It's been nine years since the last major hurricane made landfall in the United States. With a stat like that, it's easy to get lulled into a false impression that this is the new normal. And most experts seem to be expecting yet another quiet Atlantic hurricane season.
While the hurricane season officially runs from June 1 to November 30, the first named storm of the 2015 season (Tropical Storm Ana) has already formed, and quite understandably, everyone seems to want to know how many more storms may lie in store. Even with improved technology, seasonal forecasts are challenging-and the earlier they are made, the more challenging they are. Two of the best-known outlooks are issued by the Department of Atmospheric Science at Colorado State University (CSU) and the National Oceanic and Atmospheric Administration (NOAA).
A Summary of NOAA's outlook for 2015 (Source: NOAA)
NOAA released its forecast for 2015 on May 27, and expects that activity this season, "will likely be below-normal." They predict a 70% likelihood that there will be 6 to 11 named storms (winds of 39 mph or higher), of which 3 to 6 could become hurricanes (winds of 74 mph or higher). Of these, zero to 2 could become major hurricanes (Category 3, 4, or 5; winds of 111 mph or higher). While a below-normal season is likely,according to NOAA, a 20% chance of a near-normal season, and a 10% chance of an above-normal season are noted.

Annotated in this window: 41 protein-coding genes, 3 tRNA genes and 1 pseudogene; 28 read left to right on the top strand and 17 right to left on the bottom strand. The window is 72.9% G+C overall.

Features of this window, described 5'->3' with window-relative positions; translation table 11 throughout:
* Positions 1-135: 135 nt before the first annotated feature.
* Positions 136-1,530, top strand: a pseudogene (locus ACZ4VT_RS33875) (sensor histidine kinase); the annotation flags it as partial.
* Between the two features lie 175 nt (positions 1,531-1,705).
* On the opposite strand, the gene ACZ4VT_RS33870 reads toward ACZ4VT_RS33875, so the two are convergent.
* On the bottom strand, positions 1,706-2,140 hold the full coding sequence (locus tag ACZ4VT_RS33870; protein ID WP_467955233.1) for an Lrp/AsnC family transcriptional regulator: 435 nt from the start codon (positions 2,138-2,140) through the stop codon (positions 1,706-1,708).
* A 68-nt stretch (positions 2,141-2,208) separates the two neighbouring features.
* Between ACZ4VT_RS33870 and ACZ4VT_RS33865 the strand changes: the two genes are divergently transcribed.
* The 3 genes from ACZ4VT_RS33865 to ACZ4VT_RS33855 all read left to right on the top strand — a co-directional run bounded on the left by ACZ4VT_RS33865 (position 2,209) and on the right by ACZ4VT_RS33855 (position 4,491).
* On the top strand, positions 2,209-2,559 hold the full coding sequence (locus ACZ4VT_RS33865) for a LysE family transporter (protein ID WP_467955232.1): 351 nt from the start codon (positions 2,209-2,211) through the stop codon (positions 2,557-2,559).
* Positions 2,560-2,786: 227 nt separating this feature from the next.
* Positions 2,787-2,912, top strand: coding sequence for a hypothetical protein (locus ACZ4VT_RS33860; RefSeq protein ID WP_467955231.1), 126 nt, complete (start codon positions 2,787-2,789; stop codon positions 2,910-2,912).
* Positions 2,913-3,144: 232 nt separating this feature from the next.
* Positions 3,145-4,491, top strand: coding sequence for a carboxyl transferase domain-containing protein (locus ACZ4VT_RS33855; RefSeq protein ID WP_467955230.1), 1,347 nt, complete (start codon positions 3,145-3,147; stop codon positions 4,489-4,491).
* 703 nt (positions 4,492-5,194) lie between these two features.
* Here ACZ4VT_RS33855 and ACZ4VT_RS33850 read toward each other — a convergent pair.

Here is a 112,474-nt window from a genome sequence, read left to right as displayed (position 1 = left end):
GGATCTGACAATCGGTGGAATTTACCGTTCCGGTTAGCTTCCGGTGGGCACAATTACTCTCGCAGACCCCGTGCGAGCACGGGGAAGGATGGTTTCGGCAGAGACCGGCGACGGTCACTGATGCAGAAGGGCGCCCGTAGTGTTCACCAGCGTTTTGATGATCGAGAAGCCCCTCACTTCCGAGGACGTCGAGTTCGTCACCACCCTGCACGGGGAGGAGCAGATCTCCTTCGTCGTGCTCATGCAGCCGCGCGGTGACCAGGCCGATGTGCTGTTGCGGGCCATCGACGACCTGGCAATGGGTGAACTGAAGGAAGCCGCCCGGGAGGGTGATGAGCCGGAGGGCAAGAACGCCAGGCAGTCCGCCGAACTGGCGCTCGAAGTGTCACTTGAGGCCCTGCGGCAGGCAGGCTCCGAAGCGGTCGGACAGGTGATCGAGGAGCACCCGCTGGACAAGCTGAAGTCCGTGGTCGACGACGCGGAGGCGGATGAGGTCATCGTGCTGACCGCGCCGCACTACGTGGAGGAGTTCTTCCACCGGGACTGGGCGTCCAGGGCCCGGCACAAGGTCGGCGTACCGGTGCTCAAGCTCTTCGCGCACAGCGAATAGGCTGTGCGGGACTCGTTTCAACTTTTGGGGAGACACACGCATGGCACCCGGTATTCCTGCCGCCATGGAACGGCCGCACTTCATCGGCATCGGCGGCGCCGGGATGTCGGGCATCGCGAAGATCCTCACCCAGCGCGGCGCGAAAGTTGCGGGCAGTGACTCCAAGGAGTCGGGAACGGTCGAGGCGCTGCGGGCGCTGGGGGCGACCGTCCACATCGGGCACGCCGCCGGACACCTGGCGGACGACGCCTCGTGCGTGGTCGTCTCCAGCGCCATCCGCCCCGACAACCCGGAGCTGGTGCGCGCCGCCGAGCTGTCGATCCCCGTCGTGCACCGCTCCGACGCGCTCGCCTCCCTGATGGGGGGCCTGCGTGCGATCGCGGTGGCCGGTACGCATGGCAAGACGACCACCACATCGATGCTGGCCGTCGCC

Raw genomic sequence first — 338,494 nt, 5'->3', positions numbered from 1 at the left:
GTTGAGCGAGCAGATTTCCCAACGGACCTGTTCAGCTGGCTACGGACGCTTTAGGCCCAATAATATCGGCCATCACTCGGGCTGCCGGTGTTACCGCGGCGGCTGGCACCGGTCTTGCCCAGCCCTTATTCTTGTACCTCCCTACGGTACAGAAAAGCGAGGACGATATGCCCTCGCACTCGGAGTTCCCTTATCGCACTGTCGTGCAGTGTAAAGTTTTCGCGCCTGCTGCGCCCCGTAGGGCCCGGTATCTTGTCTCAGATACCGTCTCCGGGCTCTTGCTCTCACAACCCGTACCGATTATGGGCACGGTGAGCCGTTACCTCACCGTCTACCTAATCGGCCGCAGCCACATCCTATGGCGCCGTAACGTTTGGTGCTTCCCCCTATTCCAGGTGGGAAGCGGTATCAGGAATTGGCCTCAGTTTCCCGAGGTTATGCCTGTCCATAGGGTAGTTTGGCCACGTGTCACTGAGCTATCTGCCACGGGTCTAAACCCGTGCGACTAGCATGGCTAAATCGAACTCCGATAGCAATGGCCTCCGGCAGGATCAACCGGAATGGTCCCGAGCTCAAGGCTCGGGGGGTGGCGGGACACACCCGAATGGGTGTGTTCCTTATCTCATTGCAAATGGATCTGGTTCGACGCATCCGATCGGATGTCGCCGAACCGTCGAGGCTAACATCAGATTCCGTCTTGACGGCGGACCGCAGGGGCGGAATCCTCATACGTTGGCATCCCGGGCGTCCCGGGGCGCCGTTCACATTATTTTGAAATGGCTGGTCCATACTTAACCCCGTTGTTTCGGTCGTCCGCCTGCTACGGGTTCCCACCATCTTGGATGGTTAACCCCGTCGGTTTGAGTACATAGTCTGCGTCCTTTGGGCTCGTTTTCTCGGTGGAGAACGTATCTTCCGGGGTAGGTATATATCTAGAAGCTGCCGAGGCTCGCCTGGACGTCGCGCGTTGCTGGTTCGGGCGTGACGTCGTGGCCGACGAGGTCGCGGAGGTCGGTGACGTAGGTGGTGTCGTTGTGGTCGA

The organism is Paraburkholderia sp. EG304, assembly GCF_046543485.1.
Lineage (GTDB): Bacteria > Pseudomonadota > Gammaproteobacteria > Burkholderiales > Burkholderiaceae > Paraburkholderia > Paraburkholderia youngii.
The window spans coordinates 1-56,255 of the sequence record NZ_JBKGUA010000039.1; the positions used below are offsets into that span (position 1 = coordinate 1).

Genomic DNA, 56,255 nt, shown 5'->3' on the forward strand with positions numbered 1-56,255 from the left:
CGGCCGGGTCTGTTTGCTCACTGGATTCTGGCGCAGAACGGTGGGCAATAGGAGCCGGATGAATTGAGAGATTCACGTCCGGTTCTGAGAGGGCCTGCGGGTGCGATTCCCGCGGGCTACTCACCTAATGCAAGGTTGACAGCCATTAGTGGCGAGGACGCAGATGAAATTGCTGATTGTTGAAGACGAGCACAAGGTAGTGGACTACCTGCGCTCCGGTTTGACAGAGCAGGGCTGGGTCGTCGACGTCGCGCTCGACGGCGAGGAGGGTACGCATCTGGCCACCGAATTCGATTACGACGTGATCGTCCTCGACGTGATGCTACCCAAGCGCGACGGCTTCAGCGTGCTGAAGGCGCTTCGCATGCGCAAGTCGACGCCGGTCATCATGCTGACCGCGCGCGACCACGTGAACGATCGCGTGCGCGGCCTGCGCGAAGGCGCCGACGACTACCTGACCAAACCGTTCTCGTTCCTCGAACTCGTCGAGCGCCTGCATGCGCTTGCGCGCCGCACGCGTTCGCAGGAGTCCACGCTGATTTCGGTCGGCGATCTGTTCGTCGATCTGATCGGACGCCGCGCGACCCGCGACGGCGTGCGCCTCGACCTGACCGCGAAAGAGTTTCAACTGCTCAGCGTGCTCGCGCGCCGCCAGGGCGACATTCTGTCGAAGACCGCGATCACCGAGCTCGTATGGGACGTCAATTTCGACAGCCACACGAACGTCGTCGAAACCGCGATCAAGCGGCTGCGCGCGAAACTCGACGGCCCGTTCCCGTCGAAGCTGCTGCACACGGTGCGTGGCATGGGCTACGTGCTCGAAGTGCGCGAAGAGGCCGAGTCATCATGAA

CSU, which has been issuing seasonal forecasts since 1984, thinks that 2015 will be, "one of the least active seasons since the middle of the 20th century." In addition to predicting a below-normal number of storms across the Atlantic this year, their 2015 forecast, issued on April 9, also anticipates "a below-average probability for major hurricanes making landfall along the United States coastline and in the Caribbean," and expects Atlantic basin Accumulated Cyclone Energy (ACE) and Net Tropical Cyclone (NTC) activity to be approximately 45% of their long-term averages.
The principal reasons given (by both sources) for the fore casts of below-average activity are that El Niño is already affecting wind and pressure patterns, and is forecast to last through the hurricane season, and that sea surface temperatures in the tropical Atlantic are expected to be less warm than in other recent years(albeit close to or warmer than normal).
The fact that Tropical Storm Ana formed ahead of the official start to the season should not be seen as indicating that this will be an active season. But just as a brisk start doesn't mean that things will continue that way, so it is equally true that a below-normal season can still produce catastrophic impacts. As history has shown us on many occasions, just one major storm can cause record-breaking losses.
Want more information regarding the hurricane outlooks for 2015 and the science behind them? See AIR's 2015 Hurricane Season Preview webinar.